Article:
Take the 2-minute tour ×
Stack Overflow is a question and answer site for professional and enthusiast programmers. It's 100% free, no registration required.
struct Structure {
//  Structure(const char* n, int v, bool a) : name(n), value(v), awesome(a) {}
  const char* name;
  int value;
  bool awesome;
};
std::map<const char*, Structure> map;
map["alpha"] = {"Alpha", 0, true};
map["beta"]  = {"Beta",  1, false};
map["gamma"] = {"Gamma", 2, true};

G++ (4.6) accepts this syntax of assigning in C++03, but complains that 'extended initializer syntax is only available in C++0x' (paraphrasing). I know that I can make a constructor that accepts the values in order, but I wanted to know if this syntax is acceptable (w/o C++0x), or is G++ just appeasing me because I'm so anxious for C++0x.

Compiling with clang++ doesn't even allow it (w/ C++0x, I'm assuming initializer lists are lacking), saying 'expected expression', which basically means "What the hell is that?", and even when I used the constructor (commented out above), it throws errors.

Summary: So basically, what is the correct syntax to use and can I use the initializer list format (in C++03 or C++0x)?

share|improve this question
    
Even, if some compiler allows this syntax. It's better to avoid this for C++03, because in future if you add some constructor inside Structure then, the whole code will break. –  iammilind Aug 10 '11 at 8:05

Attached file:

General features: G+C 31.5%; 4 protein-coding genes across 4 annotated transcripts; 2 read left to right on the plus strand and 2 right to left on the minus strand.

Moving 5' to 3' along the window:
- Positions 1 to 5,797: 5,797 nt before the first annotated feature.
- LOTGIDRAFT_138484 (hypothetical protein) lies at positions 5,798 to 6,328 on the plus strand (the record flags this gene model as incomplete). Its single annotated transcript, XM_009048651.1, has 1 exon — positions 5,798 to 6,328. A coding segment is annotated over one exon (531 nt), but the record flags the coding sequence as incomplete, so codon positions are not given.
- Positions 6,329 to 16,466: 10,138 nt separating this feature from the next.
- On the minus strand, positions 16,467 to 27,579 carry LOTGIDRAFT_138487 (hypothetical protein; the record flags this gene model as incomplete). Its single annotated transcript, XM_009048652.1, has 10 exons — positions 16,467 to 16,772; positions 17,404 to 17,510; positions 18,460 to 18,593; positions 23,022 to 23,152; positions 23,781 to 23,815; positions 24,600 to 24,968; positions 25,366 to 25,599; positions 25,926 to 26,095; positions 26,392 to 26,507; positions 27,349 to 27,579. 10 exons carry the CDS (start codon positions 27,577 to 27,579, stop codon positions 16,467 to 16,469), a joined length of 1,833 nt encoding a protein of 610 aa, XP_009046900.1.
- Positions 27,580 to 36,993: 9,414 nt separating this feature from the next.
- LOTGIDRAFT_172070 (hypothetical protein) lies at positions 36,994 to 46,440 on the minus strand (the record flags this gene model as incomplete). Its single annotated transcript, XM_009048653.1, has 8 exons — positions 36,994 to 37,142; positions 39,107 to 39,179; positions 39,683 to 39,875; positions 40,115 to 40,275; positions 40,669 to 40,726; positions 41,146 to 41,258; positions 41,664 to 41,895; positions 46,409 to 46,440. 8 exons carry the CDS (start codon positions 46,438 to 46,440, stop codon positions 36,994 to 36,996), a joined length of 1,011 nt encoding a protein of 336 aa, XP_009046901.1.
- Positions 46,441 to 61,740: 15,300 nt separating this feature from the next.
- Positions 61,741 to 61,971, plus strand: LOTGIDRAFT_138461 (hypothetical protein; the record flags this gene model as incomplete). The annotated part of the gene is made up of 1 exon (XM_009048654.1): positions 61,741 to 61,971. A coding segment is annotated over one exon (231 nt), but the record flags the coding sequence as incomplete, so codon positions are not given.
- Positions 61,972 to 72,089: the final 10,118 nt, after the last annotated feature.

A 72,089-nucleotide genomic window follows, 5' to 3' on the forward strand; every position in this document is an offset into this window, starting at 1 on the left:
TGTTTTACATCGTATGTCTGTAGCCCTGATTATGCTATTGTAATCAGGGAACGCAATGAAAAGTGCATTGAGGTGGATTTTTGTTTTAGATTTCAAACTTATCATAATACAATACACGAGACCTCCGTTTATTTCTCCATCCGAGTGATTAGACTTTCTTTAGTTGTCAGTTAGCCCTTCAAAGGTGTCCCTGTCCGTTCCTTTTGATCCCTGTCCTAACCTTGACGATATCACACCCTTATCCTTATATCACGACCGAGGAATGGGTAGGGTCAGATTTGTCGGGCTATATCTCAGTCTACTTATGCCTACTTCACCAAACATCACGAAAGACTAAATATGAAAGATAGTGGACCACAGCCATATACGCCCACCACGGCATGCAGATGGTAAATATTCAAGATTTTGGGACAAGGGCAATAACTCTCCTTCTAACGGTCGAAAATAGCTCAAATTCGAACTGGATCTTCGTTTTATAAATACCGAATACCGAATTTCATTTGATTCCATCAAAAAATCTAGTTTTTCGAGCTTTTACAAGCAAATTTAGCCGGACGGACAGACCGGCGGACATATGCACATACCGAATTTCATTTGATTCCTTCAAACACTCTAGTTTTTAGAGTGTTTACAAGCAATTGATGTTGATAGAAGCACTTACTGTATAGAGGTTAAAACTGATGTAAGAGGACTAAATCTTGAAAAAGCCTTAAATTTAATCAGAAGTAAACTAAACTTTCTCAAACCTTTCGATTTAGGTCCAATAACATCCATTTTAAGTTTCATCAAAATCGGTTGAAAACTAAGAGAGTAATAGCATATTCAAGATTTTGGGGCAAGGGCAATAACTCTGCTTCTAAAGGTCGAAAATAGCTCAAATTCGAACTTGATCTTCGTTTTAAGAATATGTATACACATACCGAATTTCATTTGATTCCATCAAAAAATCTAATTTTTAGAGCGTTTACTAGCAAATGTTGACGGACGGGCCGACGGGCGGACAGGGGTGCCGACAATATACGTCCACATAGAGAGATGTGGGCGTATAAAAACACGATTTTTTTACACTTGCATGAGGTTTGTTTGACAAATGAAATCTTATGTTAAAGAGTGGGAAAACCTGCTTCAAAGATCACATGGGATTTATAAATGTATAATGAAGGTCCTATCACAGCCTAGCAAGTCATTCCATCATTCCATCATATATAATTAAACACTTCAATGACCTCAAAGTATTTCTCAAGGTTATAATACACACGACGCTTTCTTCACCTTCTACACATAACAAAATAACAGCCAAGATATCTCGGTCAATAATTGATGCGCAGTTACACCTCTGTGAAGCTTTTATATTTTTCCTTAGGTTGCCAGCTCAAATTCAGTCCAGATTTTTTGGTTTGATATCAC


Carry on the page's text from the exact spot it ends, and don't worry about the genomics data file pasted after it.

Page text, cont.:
I confirm that initalizer lists are not implemented in Clang (it was just asked yesterday on cfe-dev). –  Matthieu M. Aug 10 '11 at 8:15
add comment

1 Answer 1

up vote 5 down vote accepted

The above code is only legal in C++0x by using the new uniform initialization syntax. C++03 will reject this. In the interim, defining a constructor for your struct is the way to go.

share|improve this answer
    
C++0x will reject this? I think, you mean C++03 will reject this.? –  Nawaz Aug 10 '11 at 8:12
    
Whoops! That was dumb. :-). Fixed. –  templatetypedef Aug 10 '11 at 8:15
    
Actually, since map["alpha"] will default construct the entry, I suppose he could provide a setter: set(map["alpha"], "Alpha", 0, true); –  Matthieu M. Aug 10 '11 at 8:17
    
@Matthieu, or may be overload operator()? –  Nim Aug 10 '11 at 8:20
    
@Nim: As much as I appreciate nifty syntax, I'd prefer a named function here :) –  Matthieu M. Aug 10 '11 at 9:13
add comment

Your Answer

 
discard

By posting your answer, you agree to the privacy policy and terms of service.

Not the answer you're looking for? Browse other questions tagged or ask your own question.